Question about test case!


  • 0
    P

    The question says that It doesn't matter what you leave beyond the new length.

    But in the test case [1,1,1], the output [1,1,1] and return 2 are rejected, and it says [1,1] is expected

    Is this conflict with the question?

    Thanks!!


  • 0
    J

    Yeah this problem is extremely unclear about what it actually expects as output. Would be nice to revise it.

    Oh well, I have something working locally, not worth time trying to figure out what leetcode wants here.


  • 0
    P

    @jamesfm Yeah, you are right, not worthy. Thanks!


  • 0

    The problem is fine, you're probably just doing something wrong. Can't tell without seeing your code, of course.


  • 0
    P

    @StefanPochmann Sorry for not posting codes before~~

    class Solution(object):
        def removeDuplicates(self, nums):
            """
            :type nums: List[int]
            :rtype: int
            """ 
            n = len(nums)
            if n<=2:
            	return n
            curr = nums[-1]
            count = 1
            dupLen = 0
            for i in range( -2, -n-1, -1 ):
            	if nums[i]==curr:
            		count += 1
            		if count > 3:
            			dupLen += 1
            			nums.pop(i)
            			nums.append(curr)
            	else:
            		curr = nums[i]
            		count = 1
            return n - dupLen
    

    Please let me know if there are any stupid errors in my code. Thanks Stefan!


  • 0

    @Phillf Well you actually return 3, not 2.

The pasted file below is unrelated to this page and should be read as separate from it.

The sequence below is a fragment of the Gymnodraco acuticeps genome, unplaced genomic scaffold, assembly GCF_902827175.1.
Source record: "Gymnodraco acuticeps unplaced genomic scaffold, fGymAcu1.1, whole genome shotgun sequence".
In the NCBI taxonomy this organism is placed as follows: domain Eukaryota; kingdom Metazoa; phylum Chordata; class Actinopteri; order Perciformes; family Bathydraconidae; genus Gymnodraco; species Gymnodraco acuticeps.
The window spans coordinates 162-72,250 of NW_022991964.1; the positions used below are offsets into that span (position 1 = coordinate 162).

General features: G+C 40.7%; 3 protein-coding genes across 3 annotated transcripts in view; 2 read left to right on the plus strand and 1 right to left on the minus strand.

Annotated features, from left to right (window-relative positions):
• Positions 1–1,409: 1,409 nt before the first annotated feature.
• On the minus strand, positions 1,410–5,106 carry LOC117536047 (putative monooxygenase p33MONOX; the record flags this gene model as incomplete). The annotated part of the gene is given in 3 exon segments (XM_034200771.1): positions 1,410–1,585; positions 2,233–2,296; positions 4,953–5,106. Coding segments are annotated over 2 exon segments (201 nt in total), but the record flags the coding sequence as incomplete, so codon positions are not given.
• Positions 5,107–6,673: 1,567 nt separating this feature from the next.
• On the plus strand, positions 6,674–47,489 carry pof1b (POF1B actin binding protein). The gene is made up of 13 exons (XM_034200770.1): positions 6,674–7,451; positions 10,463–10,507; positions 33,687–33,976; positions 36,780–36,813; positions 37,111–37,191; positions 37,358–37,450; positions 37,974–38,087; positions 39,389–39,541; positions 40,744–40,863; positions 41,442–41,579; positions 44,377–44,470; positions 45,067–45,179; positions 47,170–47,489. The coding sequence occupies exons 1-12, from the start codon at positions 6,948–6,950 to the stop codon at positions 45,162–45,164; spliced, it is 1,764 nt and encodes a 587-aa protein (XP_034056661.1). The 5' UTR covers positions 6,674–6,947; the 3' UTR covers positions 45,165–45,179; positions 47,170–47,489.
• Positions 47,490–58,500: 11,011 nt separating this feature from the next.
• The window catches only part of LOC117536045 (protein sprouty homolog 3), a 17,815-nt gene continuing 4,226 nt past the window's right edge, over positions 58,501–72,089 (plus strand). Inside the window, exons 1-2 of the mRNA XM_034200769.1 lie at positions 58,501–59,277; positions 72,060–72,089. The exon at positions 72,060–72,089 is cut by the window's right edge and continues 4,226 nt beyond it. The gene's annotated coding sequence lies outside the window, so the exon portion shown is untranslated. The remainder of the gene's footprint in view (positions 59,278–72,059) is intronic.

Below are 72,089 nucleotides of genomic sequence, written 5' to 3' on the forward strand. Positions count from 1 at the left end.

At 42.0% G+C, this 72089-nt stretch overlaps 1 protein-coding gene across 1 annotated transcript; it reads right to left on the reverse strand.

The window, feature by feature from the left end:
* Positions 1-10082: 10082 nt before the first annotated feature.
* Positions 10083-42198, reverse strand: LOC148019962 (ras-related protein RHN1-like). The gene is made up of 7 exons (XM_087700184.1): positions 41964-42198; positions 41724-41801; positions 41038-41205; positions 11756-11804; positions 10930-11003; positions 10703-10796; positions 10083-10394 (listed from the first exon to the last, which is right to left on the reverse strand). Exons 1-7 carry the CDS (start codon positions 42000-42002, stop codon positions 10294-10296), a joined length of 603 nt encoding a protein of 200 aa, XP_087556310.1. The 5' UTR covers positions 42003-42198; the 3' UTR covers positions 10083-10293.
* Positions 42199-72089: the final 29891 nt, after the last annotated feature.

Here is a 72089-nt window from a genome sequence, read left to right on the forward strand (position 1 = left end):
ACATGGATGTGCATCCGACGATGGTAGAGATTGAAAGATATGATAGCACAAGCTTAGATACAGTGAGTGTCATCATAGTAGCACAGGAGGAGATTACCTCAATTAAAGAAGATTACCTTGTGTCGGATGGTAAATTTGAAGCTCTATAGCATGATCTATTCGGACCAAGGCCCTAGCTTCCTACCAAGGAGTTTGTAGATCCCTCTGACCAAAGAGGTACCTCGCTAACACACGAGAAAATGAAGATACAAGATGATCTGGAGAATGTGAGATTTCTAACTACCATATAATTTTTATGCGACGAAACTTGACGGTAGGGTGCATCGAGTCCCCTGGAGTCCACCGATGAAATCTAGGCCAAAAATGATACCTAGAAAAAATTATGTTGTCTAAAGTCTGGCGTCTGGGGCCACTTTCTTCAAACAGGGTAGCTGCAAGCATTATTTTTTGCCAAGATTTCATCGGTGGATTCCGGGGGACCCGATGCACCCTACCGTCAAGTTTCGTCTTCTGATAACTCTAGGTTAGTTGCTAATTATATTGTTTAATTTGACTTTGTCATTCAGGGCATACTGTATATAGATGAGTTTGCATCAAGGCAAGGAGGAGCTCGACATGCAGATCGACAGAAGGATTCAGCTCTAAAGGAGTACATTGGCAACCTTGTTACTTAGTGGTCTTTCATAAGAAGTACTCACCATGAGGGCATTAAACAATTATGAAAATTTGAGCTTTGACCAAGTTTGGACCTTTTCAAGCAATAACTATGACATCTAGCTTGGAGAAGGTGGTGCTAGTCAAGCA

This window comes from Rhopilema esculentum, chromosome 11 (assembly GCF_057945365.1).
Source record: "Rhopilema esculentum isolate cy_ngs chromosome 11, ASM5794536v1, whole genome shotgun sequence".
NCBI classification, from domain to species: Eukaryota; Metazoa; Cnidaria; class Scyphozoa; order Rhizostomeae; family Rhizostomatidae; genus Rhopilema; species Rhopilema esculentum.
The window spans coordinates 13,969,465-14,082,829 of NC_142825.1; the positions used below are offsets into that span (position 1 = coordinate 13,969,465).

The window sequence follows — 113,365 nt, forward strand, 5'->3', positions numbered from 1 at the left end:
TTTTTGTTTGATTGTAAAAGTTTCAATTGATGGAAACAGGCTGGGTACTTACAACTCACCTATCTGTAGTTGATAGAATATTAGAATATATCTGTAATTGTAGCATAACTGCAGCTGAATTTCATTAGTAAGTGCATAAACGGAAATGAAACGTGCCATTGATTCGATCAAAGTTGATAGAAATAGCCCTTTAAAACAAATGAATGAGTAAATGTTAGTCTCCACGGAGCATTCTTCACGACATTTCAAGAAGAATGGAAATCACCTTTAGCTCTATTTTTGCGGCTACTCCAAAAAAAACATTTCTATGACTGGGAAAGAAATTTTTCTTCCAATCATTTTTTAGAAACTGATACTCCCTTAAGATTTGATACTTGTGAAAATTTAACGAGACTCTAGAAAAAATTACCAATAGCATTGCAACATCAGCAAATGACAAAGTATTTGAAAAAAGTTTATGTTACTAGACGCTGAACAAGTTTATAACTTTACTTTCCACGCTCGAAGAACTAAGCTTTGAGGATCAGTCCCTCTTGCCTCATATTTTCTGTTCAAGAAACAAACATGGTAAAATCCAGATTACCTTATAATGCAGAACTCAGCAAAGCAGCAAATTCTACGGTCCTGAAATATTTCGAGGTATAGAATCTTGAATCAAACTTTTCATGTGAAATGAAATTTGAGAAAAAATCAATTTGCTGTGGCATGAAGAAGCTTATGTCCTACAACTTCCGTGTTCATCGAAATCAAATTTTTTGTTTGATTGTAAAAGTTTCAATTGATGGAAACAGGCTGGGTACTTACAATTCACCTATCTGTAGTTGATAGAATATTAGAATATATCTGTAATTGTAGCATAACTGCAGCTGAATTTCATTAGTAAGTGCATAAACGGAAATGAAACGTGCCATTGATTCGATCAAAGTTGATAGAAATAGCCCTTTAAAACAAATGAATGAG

• 0
    P

    @StefanPochmann That's true, the code I ran locally is count >= 3, and that's the reason why I got the correct answer on my own tests but failed on leetcode. I should be more careful when copying and pasting my code. Thanks again!


  • 0
    J

    Maybe it's just the Ruby test case that is screwed up. Seems to be trying to compare against an array instead of a size.

    0_1473723980344_Screen Shot 2016-09-12 at 6.44.47 PM.png
    0_1473723992467_Screen Shot 2016-09-12 at 6.45.15 PM.png

    Problem is return an array results in a run time error.

    Here is some code that I quickly converted from an array to a number,

    # @param {Integer[]} nums
    # @return {Integer}
    def remove_duplicates(nums)
      freq = {}
      nums.each do |n|
        if freq.include? n
          freq[n] += 1
        else
          freq[n] = 1
        end
      end
    
      freq.map do |k, v|
        stop = [2, v].min
        (0...stop).map do |i|
          k
        end
      end.compact.flatten.size
    end
    

  • 0

    @jamesfm Well you're not changing nums at all. You'd better read the problem again.


  • 0

    @jamesfm For input [1,1,1,2] you return 3 and since you don't change nums, its first three elements are still [1,1,1], exactly as shown by LeetCode. Not [1,1,2] like they should be.


  • 1
    J

    @StefanPochmann Oh yup you are right. The wording in this question is bizarre, I didn't pick up the fact that they wanted you to mutate nums. (Most of the leetcode questions I have done so far don't do parameter mutation)

    Your function should return length = 5, with the first five elements of nums being 1, 1, 2, 2 and 3. It doesn't matter what you leave beyond the new length.

    Would be better worded as:

    Your function should return length = 5, and modify nums to start with [1, 1, 2, 2, 3]. It doesn't matter what you leave beyond the new length.


  • 0

    @jamesfm How does a problem called "Remove Duplicates from Sorted Array II" not clearly want you to mutate the array? And if that weren't enough, it's obvious that you need to modify the array in order to go from [1,1,1,2,2,3] to starting with [1,1,2,2,3]. Your rewording is unnecessary, the problem is fine as it is.


  • 0

    @jamesfm That said, your wording makes it even clearer than it already is, plus it's shorter, so maybe that would be better. Might also help to link to the original problem instead of just saying this one is a follow up, as the original does make it clearer. On the other hand, that original is easy to look up anyway, so that's yet another reason the problem already is clear :-P


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